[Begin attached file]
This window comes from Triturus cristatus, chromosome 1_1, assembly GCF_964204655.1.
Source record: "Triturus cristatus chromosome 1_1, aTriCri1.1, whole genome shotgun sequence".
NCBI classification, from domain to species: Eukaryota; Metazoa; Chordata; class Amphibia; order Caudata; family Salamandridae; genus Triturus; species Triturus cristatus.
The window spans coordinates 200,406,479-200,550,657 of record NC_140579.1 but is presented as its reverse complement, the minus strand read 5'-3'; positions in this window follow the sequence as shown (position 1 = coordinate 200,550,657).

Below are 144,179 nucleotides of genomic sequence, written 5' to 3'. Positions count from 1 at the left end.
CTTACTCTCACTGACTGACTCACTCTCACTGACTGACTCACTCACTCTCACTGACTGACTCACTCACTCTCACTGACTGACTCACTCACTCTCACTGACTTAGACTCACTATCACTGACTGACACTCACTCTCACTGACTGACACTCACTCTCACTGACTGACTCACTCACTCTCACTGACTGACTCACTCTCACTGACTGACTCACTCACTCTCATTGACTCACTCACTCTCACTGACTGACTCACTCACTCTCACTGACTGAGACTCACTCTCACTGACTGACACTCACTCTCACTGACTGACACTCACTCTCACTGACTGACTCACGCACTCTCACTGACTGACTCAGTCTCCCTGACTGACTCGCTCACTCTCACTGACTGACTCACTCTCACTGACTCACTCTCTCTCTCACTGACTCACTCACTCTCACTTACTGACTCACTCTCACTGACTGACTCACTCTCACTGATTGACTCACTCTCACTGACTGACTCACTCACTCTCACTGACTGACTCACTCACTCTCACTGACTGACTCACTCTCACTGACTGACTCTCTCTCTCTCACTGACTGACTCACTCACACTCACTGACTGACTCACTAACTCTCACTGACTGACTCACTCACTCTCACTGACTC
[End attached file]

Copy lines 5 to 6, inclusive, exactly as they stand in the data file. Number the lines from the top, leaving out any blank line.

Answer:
Below are 144,179 nucleotides of genomic sequence, written 5' to 3'. Positions count from 1 at the left end.
CTTACTCTCACTGACTGACTCACTCTCACTGACTGACTCACTCACTCTCACTGACTGACTCACTCACTCTCACTGACTGACTCACTCACTCTCACTGACTTAGACTCACTATCACTGACTGACACTCACTCTCACTGACTGACACTCACTCTCACTGACTGACTCACTCACTCTCACTGACTGACTCACTCTCACTGACTGACTCACTCACTCTCATTGACTCACTCACTCTCACTGACTGACTCACTCACTCTCACTGACTGAGACTCACTCTCACTGACTGACACTCACTCTCACTGACTGACACTCACTCTCACTGACTGACTCACGCACTCTCACTGACTGACTCAGTCTCCCTGACTGACTCGCTCACTCTCACTGACTGACTCACTCTCACTGACTCACTCTCTCTCTCACTGACTCACTCACTCTCACTTACTGACTCACTCTCACTGACTGACTCACTCTCACTGATTGACTCACTCTCACTGACTGACTCACTCACTCTCACTGACTGACTCACTCACTCTCACTGACTGACTCACTCTCACTGACTGACTCTCTCTCTCTCACTGACTGACTCACTCACACTCACTGACTGACTCACTAACTCTCACTGACTGACTCACTCACTCTCACTGACTC